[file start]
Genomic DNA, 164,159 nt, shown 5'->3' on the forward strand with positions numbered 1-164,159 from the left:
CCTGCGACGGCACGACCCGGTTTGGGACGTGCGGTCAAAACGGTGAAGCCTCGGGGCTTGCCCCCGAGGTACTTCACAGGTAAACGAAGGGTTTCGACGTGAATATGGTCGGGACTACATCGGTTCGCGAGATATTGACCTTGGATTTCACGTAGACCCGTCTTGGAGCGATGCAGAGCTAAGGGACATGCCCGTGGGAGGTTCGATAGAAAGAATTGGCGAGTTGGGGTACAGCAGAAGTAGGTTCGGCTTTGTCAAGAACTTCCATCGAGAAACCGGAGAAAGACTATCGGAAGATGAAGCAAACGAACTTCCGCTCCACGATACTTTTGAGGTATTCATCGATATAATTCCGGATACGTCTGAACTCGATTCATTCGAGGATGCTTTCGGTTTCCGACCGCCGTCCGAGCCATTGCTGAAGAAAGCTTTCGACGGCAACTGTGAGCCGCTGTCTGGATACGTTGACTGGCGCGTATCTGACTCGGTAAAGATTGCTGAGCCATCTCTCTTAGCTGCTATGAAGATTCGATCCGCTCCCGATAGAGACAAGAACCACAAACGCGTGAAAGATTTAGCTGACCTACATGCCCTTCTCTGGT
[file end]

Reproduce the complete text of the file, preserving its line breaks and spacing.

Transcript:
Genomic DNA, 164,159 nt, shown 5'->3' on the forward strand with positions numbered 1-164,159 from the left:
CCTGCGACGGCACGACCCGGTTTGGGACGTGCGGTCAAAACGGTGAAGCCTCGGGGCTTGCCCCCGAGGTACTTCACAGGTAAACGAAGGGTTTCGACGTGAATATGGTCGGGACTACATCGGTTCGCGAGATATTGACCTTGGATTTCACGTAGACCCGTCTTGGAGCGATGCAGAGCTAAGGGACATGCCCGTGGGAGGTTCGATAGAAAGAATTGGCGAGTTGGGGTACAGCAGAAGTAGGTTCGGCTTTGTCAAGAACTTCCATCGAGAAACCGGAGAAAGACTATCGGAAGATGAAGCAAACGAACTTCCGCTCCACGATACTTTTGAGGTATTCATCGATATAATTCCGGATACGTCTGAACTCGATTCATTCGAGGATGCTTTCGGTTTCCGACCGCCGTCCGAGCCATTGCTGAAGAAAGCTTTCGACGGCAACTGTGAGCCGCTGTCTGGATACGTTGACTGGCGCGTATCTGACTCGGTAAAGATTGCTGAGCCATCTCTCTTAGCTGCTATGAAGATTCGATCCGCTCCCGATAGAGACAAGAACCACAAACGCGTGAAAGATTTAGCTGACCTACATGCCCTTCTCTGGT